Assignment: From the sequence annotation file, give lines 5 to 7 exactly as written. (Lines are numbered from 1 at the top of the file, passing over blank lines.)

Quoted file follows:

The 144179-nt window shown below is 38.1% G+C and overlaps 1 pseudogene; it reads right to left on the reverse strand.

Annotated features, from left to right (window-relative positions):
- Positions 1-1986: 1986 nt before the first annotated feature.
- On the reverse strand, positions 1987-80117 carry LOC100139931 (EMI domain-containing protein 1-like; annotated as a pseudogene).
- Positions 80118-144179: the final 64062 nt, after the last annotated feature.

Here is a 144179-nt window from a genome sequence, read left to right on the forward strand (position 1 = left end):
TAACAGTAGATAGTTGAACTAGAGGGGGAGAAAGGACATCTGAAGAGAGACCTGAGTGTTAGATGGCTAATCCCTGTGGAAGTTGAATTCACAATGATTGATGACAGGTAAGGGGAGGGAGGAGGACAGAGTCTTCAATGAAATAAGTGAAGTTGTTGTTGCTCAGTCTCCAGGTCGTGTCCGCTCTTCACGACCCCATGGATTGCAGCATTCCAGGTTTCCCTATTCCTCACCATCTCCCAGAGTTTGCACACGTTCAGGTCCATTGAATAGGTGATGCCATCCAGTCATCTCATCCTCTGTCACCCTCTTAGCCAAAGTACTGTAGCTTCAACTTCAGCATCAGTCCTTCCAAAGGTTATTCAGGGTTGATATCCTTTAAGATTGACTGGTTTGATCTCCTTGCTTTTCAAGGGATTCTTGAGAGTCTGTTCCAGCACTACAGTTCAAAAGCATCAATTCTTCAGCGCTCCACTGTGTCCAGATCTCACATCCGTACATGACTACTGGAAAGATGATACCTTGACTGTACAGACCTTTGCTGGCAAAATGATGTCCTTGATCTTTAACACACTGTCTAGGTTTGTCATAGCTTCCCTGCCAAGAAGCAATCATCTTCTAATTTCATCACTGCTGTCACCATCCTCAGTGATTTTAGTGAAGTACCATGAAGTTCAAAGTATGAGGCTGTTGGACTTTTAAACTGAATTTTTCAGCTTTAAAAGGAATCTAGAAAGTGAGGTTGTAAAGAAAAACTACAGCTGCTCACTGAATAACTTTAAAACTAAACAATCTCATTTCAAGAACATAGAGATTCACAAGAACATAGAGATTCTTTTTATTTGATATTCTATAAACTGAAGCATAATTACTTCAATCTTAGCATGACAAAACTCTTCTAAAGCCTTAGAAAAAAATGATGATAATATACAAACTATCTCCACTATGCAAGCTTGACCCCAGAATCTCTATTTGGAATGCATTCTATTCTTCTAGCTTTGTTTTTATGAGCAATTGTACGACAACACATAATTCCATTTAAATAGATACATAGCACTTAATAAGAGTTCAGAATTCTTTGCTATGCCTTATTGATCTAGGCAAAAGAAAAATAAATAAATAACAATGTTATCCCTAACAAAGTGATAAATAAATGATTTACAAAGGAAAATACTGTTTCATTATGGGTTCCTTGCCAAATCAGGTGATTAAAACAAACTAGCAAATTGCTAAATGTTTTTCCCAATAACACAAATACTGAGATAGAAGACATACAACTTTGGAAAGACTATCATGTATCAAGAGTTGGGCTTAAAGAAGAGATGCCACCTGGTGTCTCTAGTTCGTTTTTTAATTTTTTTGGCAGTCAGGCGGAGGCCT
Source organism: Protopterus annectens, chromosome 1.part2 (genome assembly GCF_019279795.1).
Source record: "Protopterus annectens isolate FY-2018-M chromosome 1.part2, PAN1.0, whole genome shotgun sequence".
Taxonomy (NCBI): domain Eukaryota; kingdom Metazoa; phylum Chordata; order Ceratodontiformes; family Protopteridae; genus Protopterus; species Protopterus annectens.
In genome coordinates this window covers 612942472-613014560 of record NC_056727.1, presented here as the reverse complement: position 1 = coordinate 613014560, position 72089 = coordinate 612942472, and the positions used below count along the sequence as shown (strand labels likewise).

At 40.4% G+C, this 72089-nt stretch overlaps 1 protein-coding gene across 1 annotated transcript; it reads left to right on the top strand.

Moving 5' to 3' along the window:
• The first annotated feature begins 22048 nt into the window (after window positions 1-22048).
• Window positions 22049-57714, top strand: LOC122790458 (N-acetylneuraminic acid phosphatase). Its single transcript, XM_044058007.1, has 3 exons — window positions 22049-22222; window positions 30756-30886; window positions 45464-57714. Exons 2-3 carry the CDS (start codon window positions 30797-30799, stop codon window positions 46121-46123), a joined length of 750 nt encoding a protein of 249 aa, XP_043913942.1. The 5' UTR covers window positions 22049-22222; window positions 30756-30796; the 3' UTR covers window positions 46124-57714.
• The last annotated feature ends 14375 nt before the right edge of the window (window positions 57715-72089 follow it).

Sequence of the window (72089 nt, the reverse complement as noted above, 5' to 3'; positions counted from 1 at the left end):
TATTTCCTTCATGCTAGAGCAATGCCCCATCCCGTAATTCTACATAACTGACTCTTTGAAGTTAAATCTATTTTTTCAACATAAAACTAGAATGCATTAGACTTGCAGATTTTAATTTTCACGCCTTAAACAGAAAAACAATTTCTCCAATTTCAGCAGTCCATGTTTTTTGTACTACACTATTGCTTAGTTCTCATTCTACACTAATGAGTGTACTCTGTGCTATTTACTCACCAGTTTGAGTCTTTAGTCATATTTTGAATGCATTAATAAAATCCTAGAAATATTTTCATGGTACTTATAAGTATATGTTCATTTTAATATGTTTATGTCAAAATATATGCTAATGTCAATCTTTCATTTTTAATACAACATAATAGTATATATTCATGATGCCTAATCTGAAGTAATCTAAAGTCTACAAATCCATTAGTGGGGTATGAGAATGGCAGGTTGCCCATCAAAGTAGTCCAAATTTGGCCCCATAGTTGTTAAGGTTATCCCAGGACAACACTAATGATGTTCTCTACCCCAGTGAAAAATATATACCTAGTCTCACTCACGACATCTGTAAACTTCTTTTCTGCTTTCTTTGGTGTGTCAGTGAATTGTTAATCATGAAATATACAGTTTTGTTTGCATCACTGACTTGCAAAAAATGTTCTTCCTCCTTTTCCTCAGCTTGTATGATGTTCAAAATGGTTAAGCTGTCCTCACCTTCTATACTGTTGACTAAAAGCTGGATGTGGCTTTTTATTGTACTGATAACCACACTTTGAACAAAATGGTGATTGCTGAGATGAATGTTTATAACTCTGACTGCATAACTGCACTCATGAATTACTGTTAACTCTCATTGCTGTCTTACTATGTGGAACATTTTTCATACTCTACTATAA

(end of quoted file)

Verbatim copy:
- Positions 80118-144179: the final 64062 nt, after the last annotated feature.

Here is a 144179-nt window from a genome sequence, read left to right on the forward strand (position 1 = left end):
TAACAGTAGATAGTTGAACTAGAGGGGGAGAAAGGACATCTGAAGAGAGACCTGAGTGTTAGATGGCTAATCCCTGTGGAAGTTGAATTCACAATGATTGATGACAGGTAAGGGGAGGGAGGAGGACAGAGTCTTCAATGAAATAAGTGAAGTTGTTGTTGCTCAGTCTCCAGGTCGTGTCCGCTCTTCACGACCCCATGGATTGCAGCATTCCAGGTTTCCCTATTCCTCACCATCTCCCAGAGTTTGCACACGTTCAGGTCCATTGAATAGGTGATGCCATCCAGTCATCTCATCCTCTGTCACCCTCTTAGCCAAAGTACTGTAGCTTCAACTTCAGCATCAGTCCTTCCAAAGGTTATTCAGGGTTGATATCCTTTAAGATTGACTGGTTTGATCTCCTTGCTTTTCAAGGGATTCTTGAGAGTCTGTTCCAGCACTACAGTTCAAAAGCATCAATTCTTCAGCGCTCCACTGTGTCCAGATCTCACATCCGTACATGACTACTGGAAAGATGATACCTTGACTGTACAGACCTTTGCTGGCAAAATGATGTCCTTGATCTTTAACACACTGTCTAGGTTTGTCATAGCTTCCCTGCCAAGAAGCAATCATCTTCTAATTTCATCACTGCTGTCACCATCCTCAGTGATTTTAGTGAAGTACCATGAAGTTCAAAGTATGAGGCTGTTGGACTTTTAAACTGAATTTTTCAGCTTTAAAAGGAATCTAGAAAGTGAGGTTGTAAAGAAAAACTACAGCTGCTCACTGAATAACTTTAAAACTAAACAATCTCATTTCAAGAACATAGAGATTCACAAGAACATAGAGATTCTTTTTATTTGATATTCTATAAACTGAAGCATAATTACTTCAATCTTAGCATGACAAAACTCTTCTAAAGCCTTAGAAAAAAATGATGATAATATACAAACTATCTCCACTATGCAAGCTTGACCCCAGAATCTCTATTTGGAATGCATTCTATTCTTCTAGCTTTGTTTTTATGAGCAATTGTACGACAACACATAATTCCATTTAAATAGATACATAGCACTTAATAAGAGTTCAGAATTCTTTGCTATGCCTTATTGATCTAGGCAAAAGAAAAATAAATAAATAACAATGTTATCCCTAACAAAGTGATAAATAAATGATTTACAAAGGAAAATACTGTTTCATTATGGGTTCCTTGCCAAATCAGGTGATTAAAACAAACTAGCAAATTGCTAAATGTTTTTCCCAATAACACAAATACTGAGATAGAAGACATACAACTTTGGAAAGACTATCATGTATCAAGAGTTGGGCTTAAAGAAGAGATGCCACCTGGTGTCTCTAGTTCGTTTTTTAATTTTTTTGGCAGTCAGGCGGAGGCCT